The Central Inteligence Agency
The CIA is one of the U.S. foreign inteligency agencies, responsible for getting and analyzing information about foreign government, corporations, individuals, and reporting such information to the various branches of the U.S. government. The State Department's Bureau or intelligence and reserch and theDefense Department'sdefense intelligence agency comprise the other two. Its headquarters is inLangley, Virginia, across the Potomac River from D.C. The Agency, created in 1947 by President Harry S. Trueman, is a descendant of the Office of stratigic Services(OSS) of World War 2. The OSS was dissolved in October 1945 but William J. Jonavan, the creator of the OSS, had submitted a proposal to President Roosevelt in 1944. He called for a new organization having direct Presidential supervision, "which will procure intelligence both by overt and covert methods and will at the same time provide intelligence guidance, determine national intelligence objectives, and correlate the intelligence material collected by all government agencies." Despite strong opposition from the military, the State Department, and the FBI, Truman established the Central Intelligence Group in January 1946. Later under the National Security Act of 1947, the National Security council and the Central Intelligence Agency were established.
In 1949, the Central Inteligence Agency Act (also called "Public Law 110") was passed, permitting the agency to use confidential fiscal and administrative procedures and exempting it from many of the usual limitations on the use of federal funds. The act also exempted the CIA from having to disclose its "organization, functions, officials, titles, salaries, or numbers of personnel employed." It also created a program called "PL-110" to handle defectors and other "essential aliens" outside normal immigration procedures, as well as give those persons cover stories and economic support. The Central Intelligence Agency reports to U.S. Congressional committees but also answers to the President directly. The National Security Advisor is a permanent cabinet member responsible for briefing the President on pertinent information collected from all U.S. intelligence agencies including the National Security Agency, the Drug Enforcement Agency, and others. Some critics have charged that this violates the requirement in the U.S. Constitution that theFederal Budget be openly published. In 1988, President Goerge H.W. Bush became the first former head of the CIA to become President of the United States.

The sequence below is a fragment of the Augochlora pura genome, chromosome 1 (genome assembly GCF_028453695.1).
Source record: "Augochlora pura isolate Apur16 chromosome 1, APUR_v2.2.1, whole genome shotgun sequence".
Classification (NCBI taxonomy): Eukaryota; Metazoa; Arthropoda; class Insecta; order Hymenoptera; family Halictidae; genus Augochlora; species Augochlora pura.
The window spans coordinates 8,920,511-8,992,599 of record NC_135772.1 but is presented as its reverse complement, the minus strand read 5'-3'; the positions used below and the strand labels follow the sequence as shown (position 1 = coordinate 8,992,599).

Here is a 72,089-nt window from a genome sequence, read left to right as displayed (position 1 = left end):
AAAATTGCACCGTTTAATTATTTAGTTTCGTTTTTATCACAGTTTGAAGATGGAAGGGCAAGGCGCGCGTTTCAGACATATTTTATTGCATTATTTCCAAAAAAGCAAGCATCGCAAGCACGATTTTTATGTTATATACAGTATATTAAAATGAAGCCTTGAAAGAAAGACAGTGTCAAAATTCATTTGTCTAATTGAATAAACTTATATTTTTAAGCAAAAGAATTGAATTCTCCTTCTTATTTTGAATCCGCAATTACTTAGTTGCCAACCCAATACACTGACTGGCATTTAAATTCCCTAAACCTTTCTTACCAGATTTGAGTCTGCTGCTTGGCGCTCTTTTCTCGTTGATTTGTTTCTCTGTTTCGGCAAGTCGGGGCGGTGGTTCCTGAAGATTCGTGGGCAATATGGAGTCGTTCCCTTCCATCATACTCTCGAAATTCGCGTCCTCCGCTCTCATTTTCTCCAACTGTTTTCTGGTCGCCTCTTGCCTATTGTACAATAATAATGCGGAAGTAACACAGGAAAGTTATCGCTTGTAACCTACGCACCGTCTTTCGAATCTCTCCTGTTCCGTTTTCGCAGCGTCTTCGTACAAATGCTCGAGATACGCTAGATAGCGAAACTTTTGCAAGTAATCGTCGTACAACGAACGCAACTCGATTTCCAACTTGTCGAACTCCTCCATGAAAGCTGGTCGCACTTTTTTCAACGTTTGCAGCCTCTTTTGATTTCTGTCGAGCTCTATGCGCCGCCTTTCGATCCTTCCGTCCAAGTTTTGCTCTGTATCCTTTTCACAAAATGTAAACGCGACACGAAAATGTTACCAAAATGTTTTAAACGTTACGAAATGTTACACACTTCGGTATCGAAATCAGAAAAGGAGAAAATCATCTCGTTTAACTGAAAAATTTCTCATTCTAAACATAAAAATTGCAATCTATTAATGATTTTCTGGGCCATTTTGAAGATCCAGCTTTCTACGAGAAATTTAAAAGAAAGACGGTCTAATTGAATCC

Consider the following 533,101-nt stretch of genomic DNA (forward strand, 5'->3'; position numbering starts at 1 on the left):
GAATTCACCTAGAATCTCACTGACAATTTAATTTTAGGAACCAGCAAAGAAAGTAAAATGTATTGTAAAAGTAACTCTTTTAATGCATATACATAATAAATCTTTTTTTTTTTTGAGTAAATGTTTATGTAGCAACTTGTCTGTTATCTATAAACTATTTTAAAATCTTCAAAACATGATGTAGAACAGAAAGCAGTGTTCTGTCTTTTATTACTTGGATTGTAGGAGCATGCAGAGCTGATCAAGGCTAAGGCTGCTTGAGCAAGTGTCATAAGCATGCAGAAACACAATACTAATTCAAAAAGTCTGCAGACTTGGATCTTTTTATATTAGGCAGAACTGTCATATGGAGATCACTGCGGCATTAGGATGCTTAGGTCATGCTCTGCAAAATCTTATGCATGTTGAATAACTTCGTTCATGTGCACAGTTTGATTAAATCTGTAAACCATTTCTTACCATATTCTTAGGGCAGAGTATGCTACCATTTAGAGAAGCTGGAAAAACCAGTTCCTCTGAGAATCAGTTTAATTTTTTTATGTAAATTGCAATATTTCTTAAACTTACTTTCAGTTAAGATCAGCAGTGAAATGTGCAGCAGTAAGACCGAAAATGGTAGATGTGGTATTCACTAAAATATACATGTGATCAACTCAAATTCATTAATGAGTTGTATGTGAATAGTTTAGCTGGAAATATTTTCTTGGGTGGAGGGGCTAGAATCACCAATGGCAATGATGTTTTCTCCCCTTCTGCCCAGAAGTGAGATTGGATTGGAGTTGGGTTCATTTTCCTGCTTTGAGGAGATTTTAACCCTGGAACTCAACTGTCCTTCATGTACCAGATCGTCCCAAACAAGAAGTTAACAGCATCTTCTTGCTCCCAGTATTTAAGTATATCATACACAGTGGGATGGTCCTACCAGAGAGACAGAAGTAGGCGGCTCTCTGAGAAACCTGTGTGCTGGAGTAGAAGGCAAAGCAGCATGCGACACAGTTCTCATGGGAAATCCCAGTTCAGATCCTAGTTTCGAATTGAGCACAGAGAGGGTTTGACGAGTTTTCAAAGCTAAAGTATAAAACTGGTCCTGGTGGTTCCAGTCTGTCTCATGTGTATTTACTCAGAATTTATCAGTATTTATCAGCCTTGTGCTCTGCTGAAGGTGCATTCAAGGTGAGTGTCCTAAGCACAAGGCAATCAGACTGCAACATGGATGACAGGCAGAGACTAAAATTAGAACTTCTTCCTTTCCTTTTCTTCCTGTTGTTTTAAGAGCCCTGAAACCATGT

The activities of the CIA are largely undisclosed. It undoubtedly makes use of the surveillance Sattelites of theNational Recconasonsse Office (NRO) and the signal interception capabilities of the NSA, including the Echelon system, and the surveillance aircraft of the various branches of the US armed forces. At one stage, the CIA even operated its own fleet of U-2 surveillance aircraft. The agency also employs a group of officers with paramilitary skills in its Special Division. Micheal Spaan, a CIA officer killed in November 2001 during the U.S. Invasion of Afghanistan, was one such individual. In its earliest years the CIA attempted to rollback Communism in Eastern Europe by supporting local anti-communist groups; none of these attempts met with much success. It was more successful in its efforts to limit Communist influence in France and Italy, though many believe there was never much of a Communist threat in these nations.
It has now been firmly established that the OSS actively recruited and protected many high ranking Nazi officers immediately following World War 2, a policy that was carried on by the CIA. These included, the CIA now admits, the notorious "butcher of Lyon" Klaus Barbi, Hitler's Chief of Soviet Intelligence General Reinhard Gehlen, and numerous less-renowned Gestapo officers. General Gehlen, due to his extensive intelligence assets within the Soviet Union, was allowed to keep...
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